Shedding light on the secret reproductive lives of honey bees
North Carolina State University
Image: NC State University Researcher Alison McAfee Prepares Queen Cells to go into Honey Bee Mating Colonies. Credit: Photo by Alison McAfee.
Honey bee health has been on the decline for two decades, with U.S. and Canadian beekeepers now losing about 25 to 40% of their colonies annually. And queen bees are failing faster than they have in the past in their ability to reproduce. The reason has been a mystery, but researchers at North Carolina State University and the University of British Columbia are finding answers.
Their latest research, published Jan. 8 in the journal Communications Biology, offers clues about what’s behind queen bee failure, finding that when sperm viability is low, the expression of a protein known to act against pathogens such as bacteria and viruses is high.
David Tarpy, a University Faculty Scholar and professor in NC State’s Department of Entomology and Plant Pathology, says the study has important implications for beekeepers and their customers, the farmers who rely on honey bees to pollinate their crops.
“Beekeepers have identified problem queens as a top management concern, but what’s causing the problem is largely invisible. Queens go bad, and we don’t know why,” Tarpy said.
Alison McAfee, a postdoctoral scientist at NC State and UBC, was the study’s lead author. She explained that to have a healthy hive, honey bees depend on a healthy queen, the only female bee in a colony that can reproduce.
The queen mates with many males, but only early in life, storing all the sperm that she’ll use in her lifetime in her spermatheca, an abdominal organ that looks like a tiny pearl. When the sperm begin to die, the queen can’t produce as many fertilized eggs. That causes the colony’s population to decline.
“Queens have the potential to live for five years, but these days, half the time queens (in managed honey bee colonies) are replaced within their first six months because they are failing,” McAfee said. “If a beekeeper is really lucky, a queen might live two years. Beekeepers need answers about why their queens are failing.
“The more we can find out about what is actually happening within these failed queens, the closer we can get to understanding why this queen failure is happening in the first place.”
In their research, McAfee, Tarpy and their colleagues found that queens that were failing reproductively had significantly fewer sperm than ones that were reproductively thriving. And a higher percentage of the sperm they did have were dead. The researchers also discovered that compared to reproductively healthy queen bees, the failed queens were more likely to have higher levels of two viruses – sacbrood virus and black queen cell virus.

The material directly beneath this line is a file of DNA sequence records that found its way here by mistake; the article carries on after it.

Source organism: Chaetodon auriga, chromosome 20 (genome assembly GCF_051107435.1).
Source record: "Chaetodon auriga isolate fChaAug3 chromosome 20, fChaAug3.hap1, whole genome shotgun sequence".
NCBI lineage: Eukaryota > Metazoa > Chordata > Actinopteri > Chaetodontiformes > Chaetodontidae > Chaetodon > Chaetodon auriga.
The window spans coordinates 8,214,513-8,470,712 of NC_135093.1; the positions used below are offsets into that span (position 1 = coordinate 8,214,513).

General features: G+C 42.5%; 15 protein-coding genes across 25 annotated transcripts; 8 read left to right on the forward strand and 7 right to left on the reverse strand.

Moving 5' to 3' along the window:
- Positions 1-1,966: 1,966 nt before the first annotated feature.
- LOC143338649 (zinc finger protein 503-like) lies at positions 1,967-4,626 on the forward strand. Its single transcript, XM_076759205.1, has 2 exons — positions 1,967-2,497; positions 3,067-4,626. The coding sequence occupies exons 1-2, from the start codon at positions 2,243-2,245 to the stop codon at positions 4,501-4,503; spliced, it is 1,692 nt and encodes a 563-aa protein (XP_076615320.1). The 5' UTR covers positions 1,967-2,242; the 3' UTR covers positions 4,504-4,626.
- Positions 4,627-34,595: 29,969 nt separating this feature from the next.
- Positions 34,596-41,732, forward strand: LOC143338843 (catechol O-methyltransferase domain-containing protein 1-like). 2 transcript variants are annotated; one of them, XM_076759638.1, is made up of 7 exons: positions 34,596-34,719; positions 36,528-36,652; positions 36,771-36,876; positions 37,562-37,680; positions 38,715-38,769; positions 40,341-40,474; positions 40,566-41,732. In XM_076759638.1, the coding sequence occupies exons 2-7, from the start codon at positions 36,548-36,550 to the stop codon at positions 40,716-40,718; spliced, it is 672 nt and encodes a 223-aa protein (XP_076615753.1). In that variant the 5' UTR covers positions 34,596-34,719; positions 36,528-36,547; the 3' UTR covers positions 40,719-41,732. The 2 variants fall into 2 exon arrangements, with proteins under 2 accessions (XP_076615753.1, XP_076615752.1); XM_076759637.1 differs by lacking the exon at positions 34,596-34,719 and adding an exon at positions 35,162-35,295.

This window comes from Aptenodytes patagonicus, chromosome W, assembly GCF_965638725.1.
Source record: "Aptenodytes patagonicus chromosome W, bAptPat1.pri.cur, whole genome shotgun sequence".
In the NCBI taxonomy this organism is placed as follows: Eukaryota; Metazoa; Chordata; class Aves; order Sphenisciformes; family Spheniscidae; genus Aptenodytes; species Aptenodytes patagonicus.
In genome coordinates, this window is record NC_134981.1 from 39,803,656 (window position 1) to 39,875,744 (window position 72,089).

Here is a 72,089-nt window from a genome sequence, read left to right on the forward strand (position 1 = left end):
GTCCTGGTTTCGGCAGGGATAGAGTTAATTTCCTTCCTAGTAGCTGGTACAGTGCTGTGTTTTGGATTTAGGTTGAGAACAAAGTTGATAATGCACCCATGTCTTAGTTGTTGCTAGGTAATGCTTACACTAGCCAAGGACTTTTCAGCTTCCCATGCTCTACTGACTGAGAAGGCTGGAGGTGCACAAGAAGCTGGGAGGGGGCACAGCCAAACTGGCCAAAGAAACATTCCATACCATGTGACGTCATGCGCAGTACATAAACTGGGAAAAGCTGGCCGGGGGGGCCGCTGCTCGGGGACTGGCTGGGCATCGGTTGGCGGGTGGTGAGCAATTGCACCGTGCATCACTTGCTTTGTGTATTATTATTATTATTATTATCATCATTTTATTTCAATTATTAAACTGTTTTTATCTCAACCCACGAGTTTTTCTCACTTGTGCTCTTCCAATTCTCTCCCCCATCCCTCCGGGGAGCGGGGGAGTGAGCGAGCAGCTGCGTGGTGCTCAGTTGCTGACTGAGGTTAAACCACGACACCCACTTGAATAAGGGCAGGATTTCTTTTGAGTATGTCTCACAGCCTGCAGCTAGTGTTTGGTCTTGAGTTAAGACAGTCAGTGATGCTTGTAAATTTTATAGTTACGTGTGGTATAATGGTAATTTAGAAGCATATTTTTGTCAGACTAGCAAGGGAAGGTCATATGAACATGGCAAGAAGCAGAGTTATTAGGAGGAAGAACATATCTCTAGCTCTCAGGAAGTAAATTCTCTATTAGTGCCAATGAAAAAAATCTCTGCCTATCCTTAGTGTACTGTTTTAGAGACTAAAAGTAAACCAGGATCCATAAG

“The high levels of these viruses and poor sperm viability made us interested in seeing if there was a trade-off happening in the honey bee queen,” McAfee said. “There’s a classical hypothesis in reproductive biology that you can’t do everything well, so there’s a trade-off between immunity and being able to reproduce. It’s been found in quite a few other organisms, including insects, that there are such trade-offs.”
To find out if the same would be true with the honeybee queen, the researchers used a tool known as a mass spectrometer to gain a better picture of what was going on in the spermatheca of the healthy and failed queens. They identified 2,000 different proteins and determined which ones were linked to sperm viability.
One of the most significant proteins linked to sperm viability, McAfee said, was lysozyme. Lysozyme is an enzyme that’s part of animals’ immune systems.
“The queens with the highest sperm viability had the lowest abundance of lysozyme, indicating that they weren’t investing resources in this kind of immune response,” McAfee added. “That supports this idea that there’s a trade-off between the queens being able to fight off infections and being able to maintain their stored sperm.”
Tarpy said that the research could begin allowing researchers to find the cause of queen failure and find molecular tools that could “help identify bad queens upstream in the process before beekeepers use them and before they realize they’re bad.”
Right now, the cause of queen failure isn’t clear. “The underlying mechanisms could be disease. They could be pesticides. They could be improper nutrition,” he said. “We don’t know, so we are working our way backward to identify the causes.”
Once the causes are clearly understood, Tarpy added, scientists can then work forward “to help beekeepers keep mortality levels down to sustainable levels and thus keep their colonies thriving.”